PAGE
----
Charles Dickens begins Chapter 3 of Great Expectations with a very vivid description of the misty morning and the damp marshes through which Pip must venture to meet the convict. In much of Dickens's writing, details of the setting (the description of the morning, in this case) give readers insight into characters' emotnions. In this case, a very guilty and very scared Pip experiences fear and paranioa that make the task he is about to undertake even more frightening. Of particular importance is Pip's narration, in which he describes the heavy dew that has covered everything in his path. He notes that he is unable to see objects until he is practically on top of them, and the disorientation this creates mirrors the confusion he feels over the situation. He feels that the directional post is directing him to the Hulks for what he has done, and he even imagines that inanimate objects and cattle are all accusing him of being a thief.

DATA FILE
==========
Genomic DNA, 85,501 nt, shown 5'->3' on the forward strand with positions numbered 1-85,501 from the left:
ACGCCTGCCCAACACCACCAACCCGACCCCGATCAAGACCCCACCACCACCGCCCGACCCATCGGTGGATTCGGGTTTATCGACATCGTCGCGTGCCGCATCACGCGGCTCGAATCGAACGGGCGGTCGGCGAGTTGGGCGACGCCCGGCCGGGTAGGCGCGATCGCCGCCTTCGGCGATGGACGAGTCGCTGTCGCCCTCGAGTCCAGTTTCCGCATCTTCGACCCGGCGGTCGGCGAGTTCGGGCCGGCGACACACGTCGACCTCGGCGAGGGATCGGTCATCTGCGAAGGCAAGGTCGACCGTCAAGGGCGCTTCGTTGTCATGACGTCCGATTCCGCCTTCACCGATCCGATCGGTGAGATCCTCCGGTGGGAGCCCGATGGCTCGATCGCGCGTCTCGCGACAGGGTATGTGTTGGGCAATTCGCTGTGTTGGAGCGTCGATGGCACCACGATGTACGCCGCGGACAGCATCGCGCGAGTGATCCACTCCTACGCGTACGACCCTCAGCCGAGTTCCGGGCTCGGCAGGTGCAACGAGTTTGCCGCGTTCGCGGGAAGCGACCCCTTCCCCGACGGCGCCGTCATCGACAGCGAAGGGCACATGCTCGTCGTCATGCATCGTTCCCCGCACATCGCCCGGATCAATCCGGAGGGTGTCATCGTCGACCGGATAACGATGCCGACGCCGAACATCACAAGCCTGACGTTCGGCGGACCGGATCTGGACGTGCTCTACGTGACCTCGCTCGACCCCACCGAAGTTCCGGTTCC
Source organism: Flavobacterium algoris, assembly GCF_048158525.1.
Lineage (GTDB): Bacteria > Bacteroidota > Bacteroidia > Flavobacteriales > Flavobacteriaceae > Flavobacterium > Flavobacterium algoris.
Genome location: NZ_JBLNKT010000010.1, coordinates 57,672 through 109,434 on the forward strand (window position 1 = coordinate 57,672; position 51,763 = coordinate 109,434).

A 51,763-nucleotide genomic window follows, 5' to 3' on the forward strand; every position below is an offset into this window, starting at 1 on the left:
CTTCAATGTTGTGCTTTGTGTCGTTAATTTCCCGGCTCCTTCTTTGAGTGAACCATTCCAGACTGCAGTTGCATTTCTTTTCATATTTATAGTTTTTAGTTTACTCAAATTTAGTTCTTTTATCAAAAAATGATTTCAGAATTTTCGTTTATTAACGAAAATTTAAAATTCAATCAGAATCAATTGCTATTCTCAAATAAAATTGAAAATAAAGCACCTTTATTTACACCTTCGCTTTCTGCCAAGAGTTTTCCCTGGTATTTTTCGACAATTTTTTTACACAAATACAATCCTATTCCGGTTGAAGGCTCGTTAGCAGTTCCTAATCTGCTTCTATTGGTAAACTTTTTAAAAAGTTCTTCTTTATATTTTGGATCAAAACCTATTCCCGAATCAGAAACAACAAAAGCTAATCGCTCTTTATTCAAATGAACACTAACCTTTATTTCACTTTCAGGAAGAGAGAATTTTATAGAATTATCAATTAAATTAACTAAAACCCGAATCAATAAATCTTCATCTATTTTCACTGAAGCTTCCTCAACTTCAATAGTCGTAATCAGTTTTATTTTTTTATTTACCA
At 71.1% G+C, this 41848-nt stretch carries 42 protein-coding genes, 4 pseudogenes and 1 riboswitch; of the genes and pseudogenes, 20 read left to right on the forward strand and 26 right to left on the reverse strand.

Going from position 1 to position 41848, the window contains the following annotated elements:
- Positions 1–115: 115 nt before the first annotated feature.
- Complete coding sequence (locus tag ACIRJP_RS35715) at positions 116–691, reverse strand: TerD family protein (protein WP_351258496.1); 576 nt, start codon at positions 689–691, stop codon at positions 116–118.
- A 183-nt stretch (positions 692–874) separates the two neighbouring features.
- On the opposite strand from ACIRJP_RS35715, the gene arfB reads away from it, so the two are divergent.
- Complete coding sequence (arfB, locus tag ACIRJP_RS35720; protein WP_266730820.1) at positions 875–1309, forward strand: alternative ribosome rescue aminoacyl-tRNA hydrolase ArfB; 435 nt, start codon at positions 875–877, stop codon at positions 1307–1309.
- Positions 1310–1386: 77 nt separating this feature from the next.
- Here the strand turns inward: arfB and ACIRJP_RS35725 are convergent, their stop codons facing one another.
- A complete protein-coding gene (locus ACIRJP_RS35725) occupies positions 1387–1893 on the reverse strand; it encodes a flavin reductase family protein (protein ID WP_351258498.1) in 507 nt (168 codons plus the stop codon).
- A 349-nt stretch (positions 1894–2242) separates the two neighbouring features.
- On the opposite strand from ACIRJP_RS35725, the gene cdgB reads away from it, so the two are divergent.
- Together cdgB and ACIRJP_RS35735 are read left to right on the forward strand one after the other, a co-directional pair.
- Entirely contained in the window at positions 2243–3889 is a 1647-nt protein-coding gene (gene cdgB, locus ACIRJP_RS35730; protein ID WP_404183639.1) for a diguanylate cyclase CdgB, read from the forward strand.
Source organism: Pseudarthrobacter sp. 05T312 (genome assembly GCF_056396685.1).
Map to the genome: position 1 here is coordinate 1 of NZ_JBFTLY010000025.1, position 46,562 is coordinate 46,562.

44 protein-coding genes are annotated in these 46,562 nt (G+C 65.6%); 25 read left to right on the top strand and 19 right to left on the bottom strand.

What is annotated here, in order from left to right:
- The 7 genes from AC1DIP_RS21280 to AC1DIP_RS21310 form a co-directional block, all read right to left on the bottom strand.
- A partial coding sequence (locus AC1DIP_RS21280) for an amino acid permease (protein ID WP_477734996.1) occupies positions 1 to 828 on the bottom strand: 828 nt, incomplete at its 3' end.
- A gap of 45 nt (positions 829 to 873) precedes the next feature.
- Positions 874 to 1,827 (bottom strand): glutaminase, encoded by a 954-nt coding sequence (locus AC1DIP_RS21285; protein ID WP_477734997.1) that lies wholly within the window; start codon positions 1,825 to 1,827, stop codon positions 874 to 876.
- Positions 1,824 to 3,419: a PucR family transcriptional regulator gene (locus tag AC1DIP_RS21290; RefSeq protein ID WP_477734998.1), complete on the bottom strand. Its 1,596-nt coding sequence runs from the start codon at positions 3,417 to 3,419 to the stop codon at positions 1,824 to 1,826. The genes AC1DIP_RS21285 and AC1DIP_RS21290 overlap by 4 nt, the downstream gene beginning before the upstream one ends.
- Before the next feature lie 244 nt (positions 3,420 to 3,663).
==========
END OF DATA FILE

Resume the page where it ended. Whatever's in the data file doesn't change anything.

Even at such a young age, Pip is aware of the "crime" he has committed; he feels guilty for stealing from his sister and Joe (his sister because of the punishment she would implement if she found out, and Joe because Pip doesn't want to lose Joe's respect), yet he is too afraid for this life to not do as the convict has instructed.
This vividly descriptive scene gives readers insight into Pip's character, and will help readers understand many of the internal conflicts Pip will deal with later in the novel.